Q:

What is the definition of an AIC rating?

A:

AIC is an abbreviation for Amps Interrupting Capacity, also known as Amps Interrupting Rating, which is the maximum number of surge amps that can be served to the equipment and still safely trip off when the amperage gets too high. It can be found on panelboards, also called distribution boards or breaker panels, and panel circuit breakers.

The AIC is typically 10kA, meaning 10,000 amps, or 20kA, but can be as little as 5kA, with the higher ratings costing more. This amount is in addition to the sustained current rating, which could be 200 or 1,200 amps, and it is a safety rating separate to the nominal load rating of the panel. The National Fire Protection Association's National Electric Code states that equipment must be rated equal to or higher than the available surge current and any amount below this can become a safety hazard.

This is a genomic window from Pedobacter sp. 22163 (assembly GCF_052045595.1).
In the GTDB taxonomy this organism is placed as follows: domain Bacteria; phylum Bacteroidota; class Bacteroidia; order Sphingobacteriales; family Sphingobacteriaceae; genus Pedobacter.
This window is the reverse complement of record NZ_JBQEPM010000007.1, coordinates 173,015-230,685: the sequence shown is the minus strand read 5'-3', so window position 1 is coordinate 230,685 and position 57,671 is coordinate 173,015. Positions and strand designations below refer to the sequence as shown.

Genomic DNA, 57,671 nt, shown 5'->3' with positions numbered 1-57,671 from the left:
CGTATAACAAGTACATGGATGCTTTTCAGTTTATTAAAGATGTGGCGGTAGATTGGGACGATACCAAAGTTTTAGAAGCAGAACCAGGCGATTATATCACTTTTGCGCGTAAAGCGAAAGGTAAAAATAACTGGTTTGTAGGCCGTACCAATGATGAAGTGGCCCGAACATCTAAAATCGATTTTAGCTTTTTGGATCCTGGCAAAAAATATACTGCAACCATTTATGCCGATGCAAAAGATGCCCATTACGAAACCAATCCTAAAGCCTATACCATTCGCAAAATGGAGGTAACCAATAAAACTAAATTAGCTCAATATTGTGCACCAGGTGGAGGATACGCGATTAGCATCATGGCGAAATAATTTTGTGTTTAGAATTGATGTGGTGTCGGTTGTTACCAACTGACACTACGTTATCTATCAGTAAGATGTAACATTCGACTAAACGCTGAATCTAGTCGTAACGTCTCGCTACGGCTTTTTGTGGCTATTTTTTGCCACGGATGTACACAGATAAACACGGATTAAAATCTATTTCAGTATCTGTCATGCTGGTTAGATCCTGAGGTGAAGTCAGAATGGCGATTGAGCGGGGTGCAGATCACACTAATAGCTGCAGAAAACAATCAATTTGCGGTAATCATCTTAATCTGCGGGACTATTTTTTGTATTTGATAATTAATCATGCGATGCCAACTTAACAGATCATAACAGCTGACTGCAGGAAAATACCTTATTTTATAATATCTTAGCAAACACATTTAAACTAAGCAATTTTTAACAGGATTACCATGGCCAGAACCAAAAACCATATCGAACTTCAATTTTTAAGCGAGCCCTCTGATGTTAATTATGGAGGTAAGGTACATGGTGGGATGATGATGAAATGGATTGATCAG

In the U.S., panel boards are usually placed in two columns and live electrical parts are hidden for safety reasons. They are often placed in closets, the attic, basements or garages because of their aesthetics and also for security reasons. External installation requires specialized equipment and stricter installation practices to keep them safe. Larger buildings, such as schools, hospitals and entertainment venues, will have multiple different panel boards dedicated to each area or for each building.


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